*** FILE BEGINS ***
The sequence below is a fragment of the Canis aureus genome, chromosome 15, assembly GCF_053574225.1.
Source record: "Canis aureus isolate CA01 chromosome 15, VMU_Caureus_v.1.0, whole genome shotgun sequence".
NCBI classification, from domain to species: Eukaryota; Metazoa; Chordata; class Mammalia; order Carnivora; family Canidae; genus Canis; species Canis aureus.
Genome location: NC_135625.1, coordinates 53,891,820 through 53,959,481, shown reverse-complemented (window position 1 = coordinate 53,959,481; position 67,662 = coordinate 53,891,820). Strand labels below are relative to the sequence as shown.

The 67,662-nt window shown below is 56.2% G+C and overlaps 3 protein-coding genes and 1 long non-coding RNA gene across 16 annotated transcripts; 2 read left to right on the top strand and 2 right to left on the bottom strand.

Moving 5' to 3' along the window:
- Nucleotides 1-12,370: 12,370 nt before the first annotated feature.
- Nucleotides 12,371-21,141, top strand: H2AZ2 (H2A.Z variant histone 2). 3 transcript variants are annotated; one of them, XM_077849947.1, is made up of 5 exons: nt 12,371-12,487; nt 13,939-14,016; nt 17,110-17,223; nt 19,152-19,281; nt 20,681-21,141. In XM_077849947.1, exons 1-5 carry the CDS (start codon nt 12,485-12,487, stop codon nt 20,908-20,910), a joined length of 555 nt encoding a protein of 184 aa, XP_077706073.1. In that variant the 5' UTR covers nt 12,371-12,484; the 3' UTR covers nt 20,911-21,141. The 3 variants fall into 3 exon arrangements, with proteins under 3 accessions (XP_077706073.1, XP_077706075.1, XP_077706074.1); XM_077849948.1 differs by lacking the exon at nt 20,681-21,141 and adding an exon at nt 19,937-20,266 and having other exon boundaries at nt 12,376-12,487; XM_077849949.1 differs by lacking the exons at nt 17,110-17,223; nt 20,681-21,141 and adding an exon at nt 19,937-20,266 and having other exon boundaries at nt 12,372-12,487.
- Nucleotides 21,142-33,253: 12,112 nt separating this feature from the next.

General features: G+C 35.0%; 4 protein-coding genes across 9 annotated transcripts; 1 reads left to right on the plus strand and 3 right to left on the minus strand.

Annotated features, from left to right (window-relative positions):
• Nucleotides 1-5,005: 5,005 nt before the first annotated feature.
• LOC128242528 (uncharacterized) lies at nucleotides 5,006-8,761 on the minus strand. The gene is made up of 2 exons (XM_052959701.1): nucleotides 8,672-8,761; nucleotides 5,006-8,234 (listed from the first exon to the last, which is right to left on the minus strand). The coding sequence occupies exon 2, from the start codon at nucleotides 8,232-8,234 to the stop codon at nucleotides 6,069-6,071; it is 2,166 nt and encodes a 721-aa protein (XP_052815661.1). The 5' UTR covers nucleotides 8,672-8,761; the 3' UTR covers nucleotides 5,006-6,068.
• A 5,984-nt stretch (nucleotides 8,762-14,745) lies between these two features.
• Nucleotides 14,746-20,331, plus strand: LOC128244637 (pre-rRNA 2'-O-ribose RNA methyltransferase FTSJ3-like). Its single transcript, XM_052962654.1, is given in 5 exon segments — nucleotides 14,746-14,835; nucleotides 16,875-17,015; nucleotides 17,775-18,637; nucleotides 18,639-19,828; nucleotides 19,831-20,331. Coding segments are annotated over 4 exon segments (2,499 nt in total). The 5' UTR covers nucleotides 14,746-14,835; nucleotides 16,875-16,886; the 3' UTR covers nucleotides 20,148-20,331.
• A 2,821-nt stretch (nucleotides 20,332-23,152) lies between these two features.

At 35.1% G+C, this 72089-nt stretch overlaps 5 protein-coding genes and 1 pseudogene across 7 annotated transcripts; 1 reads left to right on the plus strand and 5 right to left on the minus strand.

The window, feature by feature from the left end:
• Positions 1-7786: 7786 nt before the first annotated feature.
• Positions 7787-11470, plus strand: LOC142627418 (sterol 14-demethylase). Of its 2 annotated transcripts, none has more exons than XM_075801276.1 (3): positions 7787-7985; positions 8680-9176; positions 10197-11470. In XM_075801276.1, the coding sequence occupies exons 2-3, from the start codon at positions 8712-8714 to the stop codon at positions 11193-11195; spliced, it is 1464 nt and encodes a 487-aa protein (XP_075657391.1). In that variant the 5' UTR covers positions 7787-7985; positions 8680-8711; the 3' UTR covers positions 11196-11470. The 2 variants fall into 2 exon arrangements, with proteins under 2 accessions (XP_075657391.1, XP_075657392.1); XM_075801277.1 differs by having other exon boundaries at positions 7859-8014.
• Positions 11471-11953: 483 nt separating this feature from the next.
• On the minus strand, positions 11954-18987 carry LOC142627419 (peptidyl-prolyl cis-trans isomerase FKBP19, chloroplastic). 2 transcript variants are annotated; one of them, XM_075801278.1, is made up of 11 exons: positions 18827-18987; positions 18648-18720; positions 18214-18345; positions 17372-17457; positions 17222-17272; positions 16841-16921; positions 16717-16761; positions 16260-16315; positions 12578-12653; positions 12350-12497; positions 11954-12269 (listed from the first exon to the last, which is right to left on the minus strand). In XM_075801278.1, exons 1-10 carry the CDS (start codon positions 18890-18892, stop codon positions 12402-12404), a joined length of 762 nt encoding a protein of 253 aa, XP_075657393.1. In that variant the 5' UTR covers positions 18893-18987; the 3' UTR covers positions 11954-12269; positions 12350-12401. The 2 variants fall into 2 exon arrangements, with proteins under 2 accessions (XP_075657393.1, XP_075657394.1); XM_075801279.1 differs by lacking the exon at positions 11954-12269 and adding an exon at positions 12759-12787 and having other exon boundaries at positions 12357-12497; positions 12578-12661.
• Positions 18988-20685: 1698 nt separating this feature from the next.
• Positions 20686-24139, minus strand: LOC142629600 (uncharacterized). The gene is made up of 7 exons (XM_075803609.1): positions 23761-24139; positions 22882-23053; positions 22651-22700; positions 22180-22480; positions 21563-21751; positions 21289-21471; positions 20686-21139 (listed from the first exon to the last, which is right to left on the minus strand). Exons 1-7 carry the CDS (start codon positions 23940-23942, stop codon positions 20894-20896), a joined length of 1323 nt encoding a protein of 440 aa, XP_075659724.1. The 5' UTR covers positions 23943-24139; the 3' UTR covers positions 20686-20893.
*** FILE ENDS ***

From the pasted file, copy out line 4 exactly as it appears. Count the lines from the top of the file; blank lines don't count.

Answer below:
Genome location: NC_135625.1, coordinates 53,891,820 through 53,959,481, shown reverse-complemented (window position 1 = coordinate 53,959,481; position 67,662 = coordinate 53,891,820). Strand labels below are relative to the sequence as shown.